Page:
Democratic presidential hopeful Hillary Clinton says one of the biggest challenges being the first female presidential nominee is beating back “thousands of years” of sexist attitudes.
Clinton made the remark during a softball interview with Mary J. Blige on the singer’s Apple TV show The 411.
“Do you think it’s hard for a woman to be both tough and likeable?” Blige asked.
In answering, Clinton portrayed herself as much more than a presidential candidate. The former first lady suggested that her bid for the White House will undo millennia of casual sexism.
“Yes, I think it’s really hard, to be honest,” she said. “I think it’s rooted in tens of thousands of years of how people’s lives have been defined, what it’s meant to be a woman or a man. For women to be assuming leading roles … it still is not fully understood because there’s no blueprint for doing it.”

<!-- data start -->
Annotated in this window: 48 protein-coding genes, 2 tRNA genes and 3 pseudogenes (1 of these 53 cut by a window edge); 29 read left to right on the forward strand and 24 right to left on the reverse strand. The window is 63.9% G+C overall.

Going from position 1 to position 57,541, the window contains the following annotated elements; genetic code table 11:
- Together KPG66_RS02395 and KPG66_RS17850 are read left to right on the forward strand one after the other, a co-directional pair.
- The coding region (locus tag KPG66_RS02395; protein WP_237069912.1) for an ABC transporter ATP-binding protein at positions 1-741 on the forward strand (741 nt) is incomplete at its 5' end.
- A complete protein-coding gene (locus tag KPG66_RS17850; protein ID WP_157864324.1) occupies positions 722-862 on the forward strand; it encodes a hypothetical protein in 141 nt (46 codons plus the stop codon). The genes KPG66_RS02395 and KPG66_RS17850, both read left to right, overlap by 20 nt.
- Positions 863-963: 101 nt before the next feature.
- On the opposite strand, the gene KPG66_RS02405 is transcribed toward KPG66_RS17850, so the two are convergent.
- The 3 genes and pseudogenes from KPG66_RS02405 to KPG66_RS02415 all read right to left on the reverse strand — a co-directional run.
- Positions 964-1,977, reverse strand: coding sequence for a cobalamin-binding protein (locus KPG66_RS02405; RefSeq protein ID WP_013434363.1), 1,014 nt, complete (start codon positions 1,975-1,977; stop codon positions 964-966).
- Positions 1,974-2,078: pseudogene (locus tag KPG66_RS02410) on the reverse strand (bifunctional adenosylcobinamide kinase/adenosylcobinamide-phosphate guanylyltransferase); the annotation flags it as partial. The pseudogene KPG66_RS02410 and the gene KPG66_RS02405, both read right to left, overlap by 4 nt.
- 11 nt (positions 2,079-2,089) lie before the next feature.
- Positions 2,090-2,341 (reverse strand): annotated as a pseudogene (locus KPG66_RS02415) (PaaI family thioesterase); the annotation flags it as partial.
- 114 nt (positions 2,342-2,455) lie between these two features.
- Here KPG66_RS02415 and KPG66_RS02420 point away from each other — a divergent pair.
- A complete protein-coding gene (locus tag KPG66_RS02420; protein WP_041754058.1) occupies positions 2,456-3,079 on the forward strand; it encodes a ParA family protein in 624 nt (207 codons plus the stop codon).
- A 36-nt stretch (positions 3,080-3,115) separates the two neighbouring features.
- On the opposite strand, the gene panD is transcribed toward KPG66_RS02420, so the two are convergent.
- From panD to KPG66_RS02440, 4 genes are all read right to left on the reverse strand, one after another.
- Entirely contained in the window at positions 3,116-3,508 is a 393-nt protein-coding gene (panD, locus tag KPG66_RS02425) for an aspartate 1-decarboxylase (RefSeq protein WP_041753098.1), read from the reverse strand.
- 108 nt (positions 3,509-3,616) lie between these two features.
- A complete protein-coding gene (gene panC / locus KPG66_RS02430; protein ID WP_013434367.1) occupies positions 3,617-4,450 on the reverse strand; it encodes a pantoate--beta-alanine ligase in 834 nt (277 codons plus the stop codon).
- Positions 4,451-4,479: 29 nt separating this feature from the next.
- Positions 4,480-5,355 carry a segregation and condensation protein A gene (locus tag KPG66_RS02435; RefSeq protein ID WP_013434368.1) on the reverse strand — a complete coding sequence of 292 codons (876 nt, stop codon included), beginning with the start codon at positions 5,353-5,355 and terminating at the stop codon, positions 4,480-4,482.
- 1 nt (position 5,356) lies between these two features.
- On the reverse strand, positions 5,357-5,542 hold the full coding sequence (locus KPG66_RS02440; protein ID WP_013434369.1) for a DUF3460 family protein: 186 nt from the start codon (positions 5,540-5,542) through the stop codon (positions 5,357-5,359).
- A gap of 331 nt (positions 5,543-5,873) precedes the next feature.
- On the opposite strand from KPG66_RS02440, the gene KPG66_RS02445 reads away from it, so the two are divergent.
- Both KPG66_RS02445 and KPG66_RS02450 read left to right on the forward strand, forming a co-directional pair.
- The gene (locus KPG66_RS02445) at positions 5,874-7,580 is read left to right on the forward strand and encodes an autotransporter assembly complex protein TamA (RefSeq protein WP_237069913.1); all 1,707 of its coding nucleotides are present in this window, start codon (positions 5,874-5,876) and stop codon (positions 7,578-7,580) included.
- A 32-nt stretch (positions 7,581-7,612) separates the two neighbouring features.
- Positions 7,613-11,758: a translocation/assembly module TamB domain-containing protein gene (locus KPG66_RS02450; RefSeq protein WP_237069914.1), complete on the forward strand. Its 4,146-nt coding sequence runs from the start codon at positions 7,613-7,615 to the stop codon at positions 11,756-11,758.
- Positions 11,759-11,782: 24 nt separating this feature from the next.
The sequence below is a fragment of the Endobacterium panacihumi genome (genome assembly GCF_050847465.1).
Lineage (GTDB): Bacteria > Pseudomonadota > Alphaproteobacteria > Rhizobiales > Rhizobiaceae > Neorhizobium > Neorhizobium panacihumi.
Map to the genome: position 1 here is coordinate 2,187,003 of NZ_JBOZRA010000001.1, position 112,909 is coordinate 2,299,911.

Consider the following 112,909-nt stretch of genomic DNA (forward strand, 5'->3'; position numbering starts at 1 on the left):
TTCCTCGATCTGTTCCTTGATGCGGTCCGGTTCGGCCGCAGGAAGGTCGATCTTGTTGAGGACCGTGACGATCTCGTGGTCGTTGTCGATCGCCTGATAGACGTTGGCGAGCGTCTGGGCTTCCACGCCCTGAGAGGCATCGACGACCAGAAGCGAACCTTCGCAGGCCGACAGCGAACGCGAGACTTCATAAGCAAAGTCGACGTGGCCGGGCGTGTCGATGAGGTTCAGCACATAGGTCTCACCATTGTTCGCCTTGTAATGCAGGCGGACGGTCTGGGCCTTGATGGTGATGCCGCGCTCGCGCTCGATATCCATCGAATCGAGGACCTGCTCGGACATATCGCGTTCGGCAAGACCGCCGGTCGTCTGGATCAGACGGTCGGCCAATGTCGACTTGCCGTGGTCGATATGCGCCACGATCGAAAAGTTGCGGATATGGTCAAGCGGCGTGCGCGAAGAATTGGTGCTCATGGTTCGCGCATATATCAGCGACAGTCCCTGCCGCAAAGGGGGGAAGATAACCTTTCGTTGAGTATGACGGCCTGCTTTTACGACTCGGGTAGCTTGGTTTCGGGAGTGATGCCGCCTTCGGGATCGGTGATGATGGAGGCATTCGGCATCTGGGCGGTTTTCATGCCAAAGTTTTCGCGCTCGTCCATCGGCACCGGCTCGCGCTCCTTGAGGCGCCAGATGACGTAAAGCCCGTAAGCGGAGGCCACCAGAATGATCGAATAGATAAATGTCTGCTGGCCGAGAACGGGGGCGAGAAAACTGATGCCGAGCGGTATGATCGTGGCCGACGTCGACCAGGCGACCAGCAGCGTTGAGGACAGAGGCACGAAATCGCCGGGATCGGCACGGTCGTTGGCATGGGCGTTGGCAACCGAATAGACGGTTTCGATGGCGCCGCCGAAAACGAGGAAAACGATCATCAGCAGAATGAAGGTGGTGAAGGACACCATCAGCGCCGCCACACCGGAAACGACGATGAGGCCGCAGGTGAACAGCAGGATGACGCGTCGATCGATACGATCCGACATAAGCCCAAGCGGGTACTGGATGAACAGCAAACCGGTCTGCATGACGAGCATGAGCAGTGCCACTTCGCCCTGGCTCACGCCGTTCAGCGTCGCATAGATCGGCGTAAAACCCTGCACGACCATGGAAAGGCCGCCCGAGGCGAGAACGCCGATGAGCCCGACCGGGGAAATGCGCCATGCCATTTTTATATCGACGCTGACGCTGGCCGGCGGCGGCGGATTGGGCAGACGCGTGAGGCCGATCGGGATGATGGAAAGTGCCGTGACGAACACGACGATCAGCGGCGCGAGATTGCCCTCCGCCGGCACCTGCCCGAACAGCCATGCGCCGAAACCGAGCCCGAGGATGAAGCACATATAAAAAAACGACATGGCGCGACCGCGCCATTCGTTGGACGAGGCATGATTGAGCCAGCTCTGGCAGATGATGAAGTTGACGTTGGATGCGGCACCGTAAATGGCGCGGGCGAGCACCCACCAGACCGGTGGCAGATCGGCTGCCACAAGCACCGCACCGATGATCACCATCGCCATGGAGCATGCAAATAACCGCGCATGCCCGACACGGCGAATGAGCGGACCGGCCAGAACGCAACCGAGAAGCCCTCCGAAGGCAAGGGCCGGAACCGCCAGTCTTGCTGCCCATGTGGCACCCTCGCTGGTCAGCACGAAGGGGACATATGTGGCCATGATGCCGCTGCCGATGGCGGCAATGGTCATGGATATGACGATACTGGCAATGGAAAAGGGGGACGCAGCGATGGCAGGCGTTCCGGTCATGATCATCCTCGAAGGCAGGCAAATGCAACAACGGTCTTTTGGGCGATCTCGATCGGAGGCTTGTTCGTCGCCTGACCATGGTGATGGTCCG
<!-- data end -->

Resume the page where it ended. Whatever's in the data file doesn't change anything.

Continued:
Clinton said her presidential bid is an attempt to break the “highest and hardest glass ceiling.”
“I hope, though, that by running this campaign and by I hope winning this campaign, it’s really going to change a lot of people’s minds, and it will open doors for a lot of other people too,” she said.
As for her scandals, the Democratic presidential hopeful said they’re mostly manufactured.
“I’ve always been the same person,” she replied. “When you’re in the public eye, whether it’s in entertainment or politics, you do have the challenge of presenting yourself and have people perceive you as you think you are.”
She added: “I think some of the misperception is manufactured, and some of it I take responsibility for, that I’m not communicating clearly enough what I care about and what I do.”
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